The Ill Communication

Of all the genres to pick from to have the Ghost in the Shell game be for Sony's new portable gaming system, why did they ultimately decide on it being a first-person shooter?

Having been tied to the Stand Alone Complex nomenclature like the PS2 version was a year earlier, maybe they decided to not make another third-person action game because it would have been too similar to its PS2 sibling.  Another reason could have been because they didn't want to confuse consumers into thinking that it was just a port of the other game.  No matter the reasoning, that's what we got for the next installment.

Considering the release of it was during the PSP's inaugural year, it must have been pretty impressive to see all of that tech crammed into a portable game.  A fully 3D FPS, a full soundtrack that wasn't in chiptune, full motion cutscenes with voice acting, and local multiplayer game with up to eight players.  That certainly sounds impressive, but that doesn't necessarily make it a great game.

Obviously the control scheme is the biggest crux as the PSP only has one analog stick for movement.  By default, you move the character with the stick and turn the camera with the circle, triangle, square, and cross buttons.  The d-pad is used for things like reloading and swapping weapons, while the actions for jump and trigger are reserved for the shoulder buttons.  It's a finger dance, but it's the best solution for that type of game on hardware with a limited input interface.

The story itself isn't too bad, but the whole declaration for independence from the state is getting a bit stale.  This time it takes place in the area known as the Northern Territories -- a string of small islands just above Japan's northern main island of Hokkaido.  During the world wars of the 21st century, Japan took back the islands of the Northern Territories from Russia.  20 years later, a group led by a soldier who was involved in taking back the islands is now seeking independence and will prove their seriousness by assassinating former cabinet minister Hiruma, who they feel is responsible for destroying the islands with his industrial and business decisions.  They plan to assassinate him during a ceremony in the city of Berutarube for commemorating the recapturing of the islands.  The assassination threat is the reason why Section 9 is involved.

To assist with the clunky FPS controls, each mission will have you be accompanied by a Tachikoma A.I. tank.  During the mission briefing you have the opportunity to select which character you want to deploy: Kusanagi, Batou, Togusa, and Saito; and which Tachikoma to send along for support.  Both the team members and the tachikomas have different strengths that could benefit a mission, so it's ideal to select the right partners for the job.  Unfortunately you don't really know what's involved for a mission until you start it, so you may need to go back and reselect who you want to deploy.

The Tachikoma you select will be an A.I. partner and can be ordered with basic commands at any time during the mission such as to have it follow you, go to one of the preassigned spots on the map, or have it go do its own thing.  In addition you can order them to conserver their ammo or go hog wild with it.  The four different Tachikomas have varying skill sets, but for the most part they are minor.  The real advantage is selecting what weapons to assign to your Tachikoma.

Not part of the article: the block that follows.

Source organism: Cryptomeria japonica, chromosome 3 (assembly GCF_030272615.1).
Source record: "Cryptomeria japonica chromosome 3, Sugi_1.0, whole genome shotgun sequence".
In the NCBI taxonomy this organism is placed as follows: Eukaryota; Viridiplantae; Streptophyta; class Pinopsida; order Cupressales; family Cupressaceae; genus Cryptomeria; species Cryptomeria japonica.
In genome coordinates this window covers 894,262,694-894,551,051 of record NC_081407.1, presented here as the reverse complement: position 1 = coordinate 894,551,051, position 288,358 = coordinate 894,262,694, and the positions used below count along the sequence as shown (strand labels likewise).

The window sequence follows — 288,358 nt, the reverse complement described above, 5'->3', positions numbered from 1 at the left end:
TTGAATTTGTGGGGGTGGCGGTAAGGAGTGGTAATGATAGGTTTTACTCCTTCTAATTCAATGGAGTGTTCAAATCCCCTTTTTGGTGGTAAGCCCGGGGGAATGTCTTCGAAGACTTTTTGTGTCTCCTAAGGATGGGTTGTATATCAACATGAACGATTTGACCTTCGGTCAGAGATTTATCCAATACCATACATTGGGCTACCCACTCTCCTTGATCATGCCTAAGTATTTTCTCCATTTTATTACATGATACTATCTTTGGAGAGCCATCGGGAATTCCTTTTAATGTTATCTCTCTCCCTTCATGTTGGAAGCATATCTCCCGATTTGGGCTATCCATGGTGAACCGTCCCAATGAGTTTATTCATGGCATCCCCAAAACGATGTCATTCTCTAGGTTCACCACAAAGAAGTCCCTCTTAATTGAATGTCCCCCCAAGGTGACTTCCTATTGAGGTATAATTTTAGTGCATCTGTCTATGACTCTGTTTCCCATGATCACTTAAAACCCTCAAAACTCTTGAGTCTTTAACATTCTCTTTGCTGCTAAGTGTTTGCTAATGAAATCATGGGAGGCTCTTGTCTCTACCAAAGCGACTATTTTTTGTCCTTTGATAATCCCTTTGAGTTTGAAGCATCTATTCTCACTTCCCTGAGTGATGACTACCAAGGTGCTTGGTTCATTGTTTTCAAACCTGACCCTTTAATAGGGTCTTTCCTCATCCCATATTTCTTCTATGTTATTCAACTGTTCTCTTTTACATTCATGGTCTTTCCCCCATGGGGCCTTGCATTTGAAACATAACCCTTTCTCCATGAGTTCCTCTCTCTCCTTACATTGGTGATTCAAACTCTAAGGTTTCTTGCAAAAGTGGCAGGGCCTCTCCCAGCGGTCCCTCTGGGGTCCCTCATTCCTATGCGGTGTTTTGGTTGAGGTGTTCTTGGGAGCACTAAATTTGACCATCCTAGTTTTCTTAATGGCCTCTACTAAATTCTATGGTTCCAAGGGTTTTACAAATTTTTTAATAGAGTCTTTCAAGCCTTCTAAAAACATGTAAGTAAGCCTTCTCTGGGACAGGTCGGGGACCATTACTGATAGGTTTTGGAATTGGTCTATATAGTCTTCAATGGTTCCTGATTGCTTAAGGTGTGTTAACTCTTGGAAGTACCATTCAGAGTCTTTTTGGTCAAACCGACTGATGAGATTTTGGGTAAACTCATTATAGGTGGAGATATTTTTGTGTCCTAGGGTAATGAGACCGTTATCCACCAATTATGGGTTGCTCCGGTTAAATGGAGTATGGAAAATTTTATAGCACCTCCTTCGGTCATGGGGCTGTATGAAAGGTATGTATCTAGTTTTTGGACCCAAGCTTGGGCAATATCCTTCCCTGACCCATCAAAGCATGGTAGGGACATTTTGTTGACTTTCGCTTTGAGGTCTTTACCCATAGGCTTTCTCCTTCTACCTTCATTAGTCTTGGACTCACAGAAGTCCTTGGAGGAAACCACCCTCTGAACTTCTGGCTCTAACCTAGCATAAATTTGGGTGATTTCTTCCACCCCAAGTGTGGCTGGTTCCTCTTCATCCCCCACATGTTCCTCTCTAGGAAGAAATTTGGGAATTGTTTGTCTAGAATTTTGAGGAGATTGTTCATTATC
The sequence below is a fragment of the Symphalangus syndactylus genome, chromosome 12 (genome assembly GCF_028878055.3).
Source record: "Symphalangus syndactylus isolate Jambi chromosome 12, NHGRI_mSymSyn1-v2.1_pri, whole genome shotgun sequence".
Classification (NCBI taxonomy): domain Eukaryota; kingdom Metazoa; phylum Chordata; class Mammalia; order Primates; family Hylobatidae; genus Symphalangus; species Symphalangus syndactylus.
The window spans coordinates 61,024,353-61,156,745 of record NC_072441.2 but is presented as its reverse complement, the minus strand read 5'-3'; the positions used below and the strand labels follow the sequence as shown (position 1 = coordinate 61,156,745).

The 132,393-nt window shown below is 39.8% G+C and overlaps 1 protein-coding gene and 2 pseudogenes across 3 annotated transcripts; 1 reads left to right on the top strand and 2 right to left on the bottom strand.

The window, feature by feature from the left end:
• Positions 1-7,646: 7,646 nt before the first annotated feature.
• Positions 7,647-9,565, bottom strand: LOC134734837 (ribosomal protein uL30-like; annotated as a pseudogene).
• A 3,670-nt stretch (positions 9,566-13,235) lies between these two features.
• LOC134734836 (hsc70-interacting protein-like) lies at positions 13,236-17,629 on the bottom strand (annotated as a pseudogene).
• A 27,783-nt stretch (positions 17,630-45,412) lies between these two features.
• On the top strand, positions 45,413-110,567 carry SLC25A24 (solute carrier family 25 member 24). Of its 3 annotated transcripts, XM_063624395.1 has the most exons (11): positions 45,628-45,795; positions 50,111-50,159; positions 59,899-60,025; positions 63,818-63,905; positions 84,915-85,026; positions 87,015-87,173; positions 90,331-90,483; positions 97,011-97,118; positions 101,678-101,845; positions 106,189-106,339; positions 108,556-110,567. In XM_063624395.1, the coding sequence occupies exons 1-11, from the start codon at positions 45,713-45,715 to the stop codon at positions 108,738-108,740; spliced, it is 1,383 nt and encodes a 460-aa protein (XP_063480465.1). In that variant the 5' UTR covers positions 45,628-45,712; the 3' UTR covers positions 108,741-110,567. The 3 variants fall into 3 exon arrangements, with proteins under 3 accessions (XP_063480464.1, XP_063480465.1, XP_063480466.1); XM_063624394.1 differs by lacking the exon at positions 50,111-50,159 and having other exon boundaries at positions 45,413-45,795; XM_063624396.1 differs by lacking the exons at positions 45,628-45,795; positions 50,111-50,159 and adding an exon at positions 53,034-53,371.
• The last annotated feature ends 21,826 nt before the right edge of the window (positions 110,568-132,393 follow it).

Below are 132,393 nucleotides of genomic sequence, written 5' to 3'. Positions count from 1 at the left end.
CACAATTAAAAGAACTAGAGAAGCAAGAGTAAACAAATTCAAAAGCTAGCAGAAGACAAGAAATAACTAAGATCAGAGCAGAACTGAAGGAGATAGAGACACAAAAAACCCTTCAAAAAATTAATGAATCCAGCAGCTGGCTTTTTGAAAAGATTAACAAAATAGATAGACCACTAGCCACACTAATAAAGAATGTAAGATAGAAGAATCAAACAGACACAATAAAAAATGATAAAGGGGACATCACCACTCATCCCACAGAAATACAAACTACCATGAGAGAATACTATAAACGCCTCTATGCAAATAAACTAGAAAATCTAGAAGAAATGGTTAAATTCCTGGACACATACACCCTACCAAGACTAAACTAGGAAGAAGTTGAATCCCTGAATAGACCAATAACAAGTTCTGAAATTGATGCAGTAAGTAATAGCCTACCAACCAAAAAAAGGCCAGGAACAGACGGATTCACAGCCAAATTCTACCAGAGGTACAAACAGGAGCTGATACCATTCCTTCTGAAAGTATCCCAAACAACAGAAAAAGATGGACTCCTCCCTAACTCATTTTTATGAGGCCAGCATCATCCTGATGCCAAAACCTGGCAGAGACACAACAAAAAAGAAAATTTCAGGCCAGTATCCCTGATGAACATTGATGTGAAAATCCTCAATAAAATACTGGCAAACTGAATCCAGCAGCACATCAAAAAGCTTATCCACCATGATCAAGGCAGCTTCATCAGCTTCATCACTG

The game is mission based and it allows you to replay missions you've already completed.  Overall the story is like an OVA where a bundle of missions act like an episode for the TV show, having 6 episodes to play through with around 20 or so missions total.  The story is mainly told through cutscenes, although there are some cybercomm discussions while playing a mission, but it's nowhere compared to what was seen in the PS2 game.  Impressively, there is over an hour's worth of in-engine cutscenes.  That's approaching Metal Gear Solid levels of time dedicated to cutscenes!  And like the PS2 game, the dialog is dubbed with the same English voice actors for the TV show.

Following in the style the first game had where its soundtrack was a compilation of tracks created by a number of different DJs, the PSP game does the same thing too; however, its affect was less than stellar.  While some DJs are legit artists like JLHA (DJ Kei) while others are a temporary trio group like FILTER FISH who stuck together long enough to finish this project.  All of the listed composers for the soundtrack include JLHA, Hideyuki Kobayashi, VOMOS, FILTER FISH, KIREI, DELUA ANTI NORM, pull the plug, and Takahiro Nozaki [DIGILLA].  The tracks are actually really good, but unfortunately they are recycled a lot throughout the game, heard on many missions or during cutscenes, so towards the end of the game, you would have listened to most songs for the soundtrack about a dozen times.

With an impressive presentation, Ghost in the Shell: Stand Alone Complex for the PSP has a lot going on for itself.  It probably made a huge splash at events like E3 touting all of the tech it was utilizing for a game designed for a portable system, but it ultimately suffers by incorporating a genre of gamming not suited for the platform.  The notion of having the Tachikomas be more in the spotlight was a great idea, but maybe not in the style of a first-person shooter that it ended up becoming.

Ghost in the Shell: Stand Alone Complex

Developer: G-Artists
Publisher: Sony Computer Entertainment / Bandai
JP Release: September 2005

US Release: October 2005

Posted on: March 8, 2017